As complete genome sequences have become available for large numbers of closely related organisms, interest has steadily grown in improved computational methods for comparative genomics. Of particular interest are statistical, phylogenetic methods for characterizing rates and patterns of molecular evolution and for identifying sequences under natural selection against a background of neutral evolution. Methods of this kind have been used to identify evolutionary conserved elements [1
], novel protein-coding genes [4
], fast-evolving noncoding sequences [7
], transcription factor binding sites [10
], noncoding RNAs [11
] and other types of functional elements.
Since 2002, we have been developing a software package, called PHylogenetic Analysis with Space/Time models (PHAST), that consists of a collection of programs and supporting libraries for statistical phylogenetic modeling and functional element identification. (The phrase ‘space/time models’, borrowed from Yang [12
], reflects the prominent role of phylogenetic hidden Markov models in the package.) Our initial goal in developing PHAST was to support our own research in comparative genomics. Over time, however, as the package has expanded in functionality, it has gradually been adopted by a fairly large group of researchers from the broader comparative genomics community. PHAST is best known as the engine behind several popular tracks in the UCSC Genome Browser [13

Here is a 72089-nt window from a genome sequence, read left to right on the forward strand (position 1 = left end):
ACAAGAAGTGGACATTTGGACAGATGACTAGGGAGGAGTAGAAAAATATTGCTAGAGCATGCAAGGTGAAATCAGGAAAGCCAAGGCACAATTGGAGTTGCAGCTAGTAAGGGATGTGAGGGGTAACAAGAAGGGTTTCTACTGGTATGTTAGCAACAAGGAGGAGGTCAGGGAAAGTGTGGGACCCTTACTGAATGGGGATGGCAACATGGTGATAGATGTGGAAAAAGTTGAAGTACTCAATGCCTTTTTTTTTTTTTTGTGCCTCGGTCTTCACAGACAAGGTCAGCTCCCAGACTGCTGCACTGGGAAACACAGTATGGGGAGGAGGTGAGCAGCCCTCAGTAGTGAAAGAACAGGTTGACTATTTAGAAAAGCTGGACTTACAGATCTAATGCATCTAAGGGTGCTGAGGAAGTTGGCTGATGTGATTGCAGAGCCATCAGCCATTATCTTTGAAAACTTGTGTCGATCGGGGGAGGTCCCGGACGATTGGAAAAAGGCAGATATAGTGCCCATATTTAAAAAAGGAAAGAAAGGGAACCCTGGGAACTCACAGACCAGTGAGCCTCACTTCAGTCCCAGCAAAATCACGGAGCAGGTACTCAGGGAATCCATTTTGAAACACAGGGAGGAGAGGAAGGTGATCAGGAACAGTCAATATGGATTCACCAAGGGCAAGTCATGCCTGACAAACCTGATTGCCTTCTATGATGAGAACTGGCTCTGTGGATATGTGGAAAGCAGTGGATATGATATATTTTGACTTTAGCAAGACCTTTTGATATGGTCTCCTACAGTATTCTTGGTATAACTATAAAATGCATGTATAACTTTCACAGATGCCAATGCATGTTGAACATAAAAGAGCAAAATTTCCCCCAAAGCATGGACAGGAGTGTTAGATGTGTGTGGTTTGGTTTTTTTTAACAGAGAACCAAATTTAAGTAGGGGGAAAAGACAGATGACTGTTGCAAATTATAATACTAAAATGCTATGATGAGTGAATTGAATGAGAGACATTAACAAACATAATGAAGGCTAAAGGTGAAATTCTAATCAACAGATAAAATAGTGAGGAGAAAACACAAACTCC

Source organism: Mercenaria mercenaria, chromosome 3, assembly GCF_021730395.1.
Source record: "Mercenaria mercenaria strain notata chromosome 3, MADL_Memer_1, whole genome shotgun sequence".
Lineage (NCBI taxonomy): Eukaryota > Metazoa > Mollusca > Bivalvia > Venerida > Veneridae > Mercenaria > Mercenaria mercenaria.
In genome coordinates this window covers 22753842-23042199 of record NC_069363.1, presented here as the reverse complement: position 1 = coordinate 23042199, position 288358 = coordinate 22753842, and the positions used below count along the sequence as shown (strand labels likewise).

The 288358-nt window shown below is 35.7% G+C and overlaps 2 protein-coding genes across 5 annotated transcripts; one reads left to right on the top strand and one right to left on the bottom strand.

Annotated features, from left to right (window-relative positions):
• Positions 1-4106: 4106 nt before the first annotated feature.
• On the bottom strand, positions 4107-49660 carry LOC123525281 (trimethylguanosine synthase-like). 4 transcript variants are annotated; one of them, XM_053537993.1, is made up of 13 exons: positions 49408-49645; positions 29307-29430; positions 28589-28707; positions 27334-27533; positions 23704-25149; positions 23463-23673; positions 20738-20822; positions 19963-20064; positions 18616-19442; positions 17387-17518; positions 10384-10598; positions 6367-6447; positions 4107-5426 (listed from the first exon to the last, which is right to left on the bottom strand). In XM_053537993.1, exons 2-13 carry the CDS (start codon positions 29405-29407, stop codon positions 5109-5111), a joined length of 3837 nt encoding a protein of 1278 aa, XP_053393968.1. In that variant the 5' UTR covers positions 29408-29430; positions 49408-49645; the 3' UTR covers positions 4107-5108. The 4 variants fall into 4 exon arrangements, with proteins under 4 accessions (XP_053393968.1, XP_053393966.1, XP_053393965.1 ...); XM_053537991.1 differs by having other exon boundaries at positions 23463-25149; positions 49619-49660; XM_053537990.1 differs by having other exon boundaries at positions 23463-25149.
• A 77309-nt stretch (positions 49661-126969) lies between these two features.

] (including, most notably, the Conservation track), but it can also be downloaded and installed for use in custom analyses not available through the browser. As of September 2010, the package has been downloaded more than 1000 times (counting unique IP addresses). More than two-thirds of those downloads have occurred since November 2008, when the PHAST web site became available (http://compgen.bscb.cornell.edu/phast
PHAST has some overlap with the popular phylogenetic modeling package PAML [14
] as well as with other packages for phylogenetics such as HYPHY [15
] and MEGA [16
], tools for conservation analysis such as GERP [2
] and SCONE [17
], and comparative gene finders such as N-SCAN [18
]. However, PHAST is unique in that it combines phylogenetic modeling and functional element identification. In addition, it supports some phylogenetic modeling features not available in other packages, such as context-dependent subsitution models and model fitting by expectation–maximization. PHAST also has a particularly rich collection of methods for detecting departures from neutrality in rates and patterns of molecular evolution, with the ability to detect both consevation and acceleration, either across the branches of a phylogeny or on individual branches or clades. Finally, PHAST is well-suited for large-scale phylogenomics, with the ability to process entire mammalian genomes efficiently and native support for a variety of file formats used by the UCSC Genome Browser.
Here we describe the first ‘official’ release of PHAST, denoted v1.0. While most of the key algorithmic and modeling ideas behind PHAST have been published, this is the first article summarizing all components of the package and showing how they fit together and complement one another. We provide an overview of the programs and libraries in PHAST, and describe several recent improvements. In addition, we introduce a new interface to the PHAST libraries from the R statistical computing environment [19
], called RPHAST. The combination of PHAST and R is particularly powerful, especially in applications requiring a mixture of comparative genomic and downstream statistical analyses, and for rapid prototyping of new phylogenomic methods. We expect the improved usability of PHAST v1.0 (with RPHAST) to increase interest in the package among comparative genomics researchers.